Latitude Zero features more characters with “doctor” in their respective titles than a medical drama. Two deep sea researchers, Drs. Ken Tashiro and Jules Masson (Akira Takarada and Masumi Okada) and Perry Lawton (Richard Jaeckel), an American journalist, descend in a bathysphere in the South Pacific. Their mission to observe and record the “Cromwell Current” (which could potentially be utilized by submarines as a means to increase speed) is jeopardized after a volcano erupts. They’re rescued by Captain Craig McKenzie (Joseph Cotten) and his submarine Alpha, which whisks them to Latitude Zero, a futuristic undersea city hidden from the prying eyes of world governments. We learn that the utopian society has perpetrated an ongoing conspiracy, in which some of the world’s best scientists have faked their own deaths to join Latitude Zero’s team of researchers. Things heat up when McKenzie’s archnemesis Dr. Malic (Cesar Romero) kidnaps Dr. Okada (Tetsu Nakamura), a Japanese scientist bound for Latitude Zero.
If Cotten seemed to be phoning in his performance, Romero was in top, hammy form as Malic.* Fresh off his stint as the Joker on the Batman TV series, Romero is at his sneering best as the mad scientist with a taste for revenge. Along with his diabolical companion Lucretia (played by Cotten’s real-life wife, Patricia Medina), he plots McKenzie’s demise and the destruction of the Alpha. What’s his beef? No idea (He’s evil, get it? Evil!). He resides in his remote island fortress, Blood Rock, protected by an army of mutant rats and bat people. Of course, every villain worth his sea salt has to have a good henchman (in this case, henchwoman), and Kroiga (Hikaru Kuroki) proves to be up to the task, with her black leather dress and riding crop. She commands the sleek attack submarine The Black Shark (well, it’s more of a dark gray), barking orders such as, “Top speed. Ram it!” Malic’s crowning achievement is a beast of his own creation – after grafting the wings of a condor onto a lion (okay, a man in a lion suit), he implants the brain of Kroiga into the lion, and increases its size three-fold. For some reason, Malic believes the creature will obey his commands, which seems dubious, considering this was the same henchwoman he betrayed in a previous scene.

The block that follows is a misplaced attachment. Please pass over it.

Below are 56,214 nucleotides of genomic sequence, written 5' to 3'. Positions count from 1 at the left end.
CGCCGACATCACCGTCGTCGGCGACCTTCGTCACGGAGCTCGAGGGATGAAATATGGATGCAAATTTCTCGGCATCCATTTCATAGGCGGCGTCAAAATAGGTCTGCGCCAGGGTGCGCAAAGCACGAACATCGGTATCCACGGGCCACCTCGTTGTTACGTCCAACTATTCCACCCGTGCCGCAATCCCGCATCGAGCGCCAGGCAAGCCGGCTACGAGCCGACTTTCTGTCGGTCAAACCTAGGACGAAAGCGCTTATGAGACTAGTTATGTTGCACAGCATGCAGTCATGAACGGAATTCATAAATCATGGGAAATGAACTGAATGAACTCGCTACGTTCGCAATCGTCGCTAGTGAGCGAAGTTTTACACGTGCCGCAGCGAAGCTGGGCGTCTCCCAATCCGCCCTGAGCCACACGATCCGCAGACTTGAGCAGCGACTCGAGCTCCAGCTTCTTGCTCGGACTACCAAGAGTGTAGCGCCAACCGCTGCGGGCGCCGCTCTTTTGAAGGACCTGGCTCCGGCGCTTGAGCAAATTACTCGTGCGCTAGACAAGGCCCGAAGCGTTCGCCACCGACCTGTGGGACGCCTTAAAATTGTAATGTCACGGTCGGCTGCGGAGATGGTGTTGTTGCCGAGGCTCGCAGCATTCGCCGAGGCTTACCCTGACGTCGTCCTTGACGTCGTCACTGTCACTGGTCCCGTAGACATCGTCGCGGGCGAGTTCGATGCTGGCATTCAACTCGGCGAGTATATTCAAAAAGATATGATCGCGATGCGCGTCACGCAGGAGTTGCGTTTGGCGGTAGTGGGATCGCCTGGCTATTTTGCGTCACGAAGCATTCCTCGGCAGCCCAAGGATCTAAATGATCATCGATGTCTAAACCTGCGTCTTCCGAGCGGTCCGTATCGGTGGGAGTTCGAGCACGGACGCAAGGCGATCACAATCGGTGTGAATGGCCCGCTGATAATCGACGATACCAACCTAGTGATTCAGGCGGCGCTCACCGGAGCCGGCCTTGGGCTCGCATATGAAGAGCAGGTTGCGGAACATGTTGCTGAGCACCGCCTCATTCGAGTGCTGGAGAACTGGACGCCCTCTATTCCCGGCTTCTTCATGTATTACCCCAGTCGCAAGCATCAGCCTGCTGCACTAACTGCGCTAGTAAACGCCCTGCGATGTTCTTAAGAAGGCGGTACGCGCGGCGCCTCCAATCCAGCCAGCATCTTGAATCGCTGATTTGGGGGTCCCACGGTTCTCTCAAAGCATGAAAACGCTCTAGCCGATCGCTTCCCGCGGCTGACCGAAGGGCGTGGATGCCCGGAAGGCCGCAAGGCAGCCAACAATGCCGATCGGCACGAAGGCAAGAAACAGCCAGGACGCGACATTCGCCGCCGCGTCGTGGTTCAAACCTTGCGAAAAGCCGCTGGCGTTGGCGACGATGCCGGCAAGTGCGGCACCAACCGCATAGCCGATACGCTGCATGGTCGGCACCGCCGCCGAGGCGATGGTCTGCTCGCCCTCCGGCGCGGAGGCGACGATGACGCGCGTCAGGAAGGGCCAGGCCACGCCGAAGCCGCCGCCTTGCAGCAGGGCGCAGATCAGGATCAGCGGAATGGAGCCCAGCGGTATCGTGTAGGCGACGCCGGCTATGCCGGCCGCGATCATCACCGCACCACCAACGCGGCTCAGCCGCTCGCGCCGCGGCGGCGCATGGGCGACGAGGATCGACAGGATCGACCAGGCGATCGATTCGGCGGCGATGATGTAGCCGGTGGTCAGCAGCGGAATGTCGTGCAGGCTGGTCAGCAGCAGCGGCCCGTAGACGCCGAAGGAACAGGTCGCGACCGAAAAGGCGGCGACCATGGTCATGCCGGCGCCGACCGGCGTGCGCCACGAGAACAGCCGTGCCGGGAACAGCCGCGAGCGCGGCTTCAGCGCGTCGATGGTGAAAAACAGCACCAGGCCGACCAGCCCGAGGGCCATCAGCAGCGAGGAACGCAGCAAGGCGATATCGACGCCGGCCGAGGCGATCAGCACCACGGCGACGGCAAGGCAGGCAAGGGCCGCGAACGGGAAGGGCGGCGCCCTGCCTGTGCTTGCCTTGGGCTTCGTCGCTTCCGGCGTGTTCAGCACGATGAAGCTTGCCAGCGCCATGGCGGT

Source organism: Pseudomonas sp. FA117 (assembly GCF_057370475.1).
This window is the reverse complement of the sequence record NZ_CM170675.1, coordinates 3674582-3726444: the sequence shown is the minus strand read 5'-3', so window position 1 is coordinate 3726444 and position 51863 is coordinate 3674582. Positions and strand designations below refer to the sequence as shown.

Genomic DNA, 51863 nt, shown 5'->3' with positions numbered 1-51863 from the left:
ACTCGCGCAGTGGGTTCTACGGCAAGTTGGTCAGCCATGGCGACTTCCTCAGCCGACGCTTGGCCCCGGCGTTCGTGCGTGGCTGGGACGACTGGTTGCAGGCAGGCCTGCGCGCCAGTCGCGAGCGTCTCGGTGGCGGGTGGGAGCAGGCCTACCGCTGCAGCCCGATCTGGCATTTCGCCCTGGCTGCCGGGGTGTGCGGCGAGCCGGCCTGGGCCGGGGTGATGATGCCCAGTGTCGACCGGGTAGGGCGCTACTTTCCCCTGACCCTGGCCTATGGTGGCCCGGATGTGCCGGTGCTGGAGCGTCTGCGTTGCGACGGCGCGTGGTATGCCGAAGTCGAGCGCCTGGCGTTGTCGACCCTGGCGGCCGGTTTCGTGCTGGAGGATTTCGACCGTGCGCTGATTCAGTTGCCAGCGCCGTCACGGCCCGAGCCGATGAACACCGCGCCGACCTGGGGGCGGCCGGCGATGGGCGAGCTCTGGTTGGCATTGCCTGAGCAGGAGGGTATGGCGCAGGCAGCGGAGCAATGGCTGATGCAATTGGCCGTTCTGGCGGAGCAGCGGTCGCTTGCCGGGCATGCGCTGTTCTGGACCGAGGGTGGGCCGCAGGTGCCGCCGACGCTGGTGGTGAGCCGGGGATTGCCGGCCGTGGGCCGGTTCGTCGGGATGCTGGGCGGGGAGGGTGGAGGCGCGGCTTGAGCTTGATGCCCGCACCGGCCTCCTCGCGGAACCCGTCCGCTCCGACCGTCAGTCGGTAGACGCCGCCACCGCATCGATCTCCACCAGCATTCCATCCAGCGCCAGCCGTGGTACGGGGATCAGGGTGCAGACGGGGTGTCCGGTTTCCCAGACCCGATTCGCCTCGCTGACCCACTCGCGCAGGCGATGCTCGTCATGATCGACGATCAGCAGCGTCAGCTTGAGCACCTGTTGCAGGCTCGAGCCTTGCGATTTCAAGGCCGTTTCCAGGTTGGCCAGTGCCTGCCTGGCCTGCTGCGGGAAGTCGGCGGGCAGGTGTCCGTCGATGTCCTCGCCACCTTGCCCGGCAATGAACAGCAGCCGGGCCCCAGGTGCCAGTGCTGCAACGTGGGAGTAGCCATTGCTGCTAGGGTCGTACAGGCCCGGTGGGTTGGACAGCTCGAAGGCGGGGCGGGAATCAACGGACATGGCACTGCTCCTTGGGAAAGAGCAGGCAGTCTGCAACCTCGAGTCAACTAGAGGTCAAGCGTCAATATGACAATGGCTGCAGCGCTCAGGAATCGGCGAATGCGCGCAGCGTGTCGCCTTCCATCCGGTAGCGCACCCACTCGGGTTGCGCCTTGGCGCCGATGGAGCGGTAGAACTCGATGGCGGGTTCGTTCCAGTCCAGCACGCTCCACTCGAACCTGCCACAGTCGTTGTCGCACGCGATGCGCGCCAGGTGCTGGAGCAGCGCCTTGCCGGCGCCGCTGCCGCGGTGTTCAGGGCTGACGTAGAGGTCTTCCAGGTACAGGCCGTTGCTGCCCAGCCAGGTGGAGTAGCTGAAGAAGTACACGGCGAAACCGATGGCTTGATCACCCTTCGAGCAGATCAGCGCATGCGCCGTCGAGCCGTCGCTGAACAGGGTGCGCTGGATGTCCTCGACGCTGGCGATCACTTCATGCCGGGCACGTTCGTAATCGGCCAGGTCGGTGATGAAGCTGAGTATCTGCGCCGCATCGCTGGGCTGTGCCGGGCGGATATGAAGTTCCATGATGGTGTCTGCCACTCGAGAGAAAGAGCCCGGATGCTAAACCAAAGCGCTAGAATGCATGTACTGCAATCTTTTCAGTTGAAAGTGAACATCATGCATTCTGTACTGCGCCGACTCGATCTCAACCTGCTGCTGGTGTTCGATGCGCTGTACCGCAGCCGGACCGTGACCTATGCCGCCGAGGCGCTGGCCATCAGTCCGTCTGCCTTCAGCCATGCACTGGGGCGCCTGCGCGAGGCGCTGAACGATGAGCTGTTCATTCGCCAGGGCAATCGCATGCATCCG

* Fun Fact: Cotten and Romero’s respective salaries for the film were $100,000 and $50,000, not an insubstantial percentage of the $1 million budget.